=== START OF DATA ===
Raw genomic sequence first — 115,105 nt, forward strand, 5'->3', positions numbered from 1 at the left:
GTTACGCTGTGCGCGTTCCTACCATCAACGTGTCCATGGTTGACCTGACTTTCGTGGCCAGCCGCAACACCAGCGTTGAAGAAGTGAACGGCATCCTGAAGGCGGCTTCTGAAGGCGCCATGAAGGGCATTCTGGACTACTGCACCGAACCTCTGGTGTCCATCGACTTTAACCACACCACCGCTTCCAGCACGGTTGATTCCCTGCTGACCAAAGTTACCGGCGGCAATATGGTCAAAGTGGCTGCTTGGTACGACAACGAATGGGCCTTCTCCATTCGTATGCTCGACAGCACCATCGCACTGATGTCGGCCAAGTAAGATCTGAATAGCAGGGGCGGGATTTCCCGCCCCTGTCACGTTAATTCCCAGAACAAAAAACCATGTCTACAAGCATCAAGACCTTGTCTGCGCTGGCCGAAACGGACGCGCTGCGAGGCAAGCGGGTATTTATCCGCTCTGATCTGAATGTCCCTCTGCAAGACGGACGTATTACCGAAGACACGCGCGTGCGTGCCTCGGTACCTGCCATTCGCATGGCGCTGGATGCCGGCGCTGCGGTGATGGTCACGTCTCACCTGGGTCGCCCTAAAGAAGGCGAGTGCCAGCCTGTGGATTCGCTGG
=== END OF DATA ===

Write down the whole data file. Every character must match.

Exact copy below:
Raw genomic sequence first — 115,105 nt, forward strand, 5'->3', positions numbered from 1 at the left:
GTTACGCTGTGCGCGTTCCTACCATCAACGTGTCCATGGTTGACCTGACTTTCGTGGCCAGCCGCAACACCAGCGTTGAAGAAGTGAACGGCATCCTGAAGGCGGCTTCTGAAGGCGCCATGAAGGGCATTCTGGACTACTGCACCGAACCTCTGGTGTCCATCGACTTTAACCACACCACCGCTTCCAGCACGGTTGATTCCCTGCTGACCAAAGTTACCGGCGGCAATATGGTCAAAGTGGCTGCTTGGTACGACAACGAATGGGCCTTCTCCATTCGTATGCTCGACAGCACCATCGCACTGATGTCGGCCAAGTAAGATCTGAATAGCAGGGGCGGGATTTCCCGCCCCTGTCACGTTAATTCCCAGAACAAAAAACCATGTCTACAAGCATCAAGACCTTGTCTGCGCTGGCCGAAACGGACGCGCTGCGAGGCAAGCGGGTATTTATCCGCTCTGATCTGAATGTCCCTCTGCAAGACGGACGTATTACCGAAGACACGCGCGTGCGTGCCTCGGTACCTGCCATTCGCATGGCGCTGGATGCCGGCGCTGCGGTGATGGTCACGTCTCACCTGGGTCGCCCTAAAGAAGGCGAGTGCCAGCCTGTGGATTCGCTGG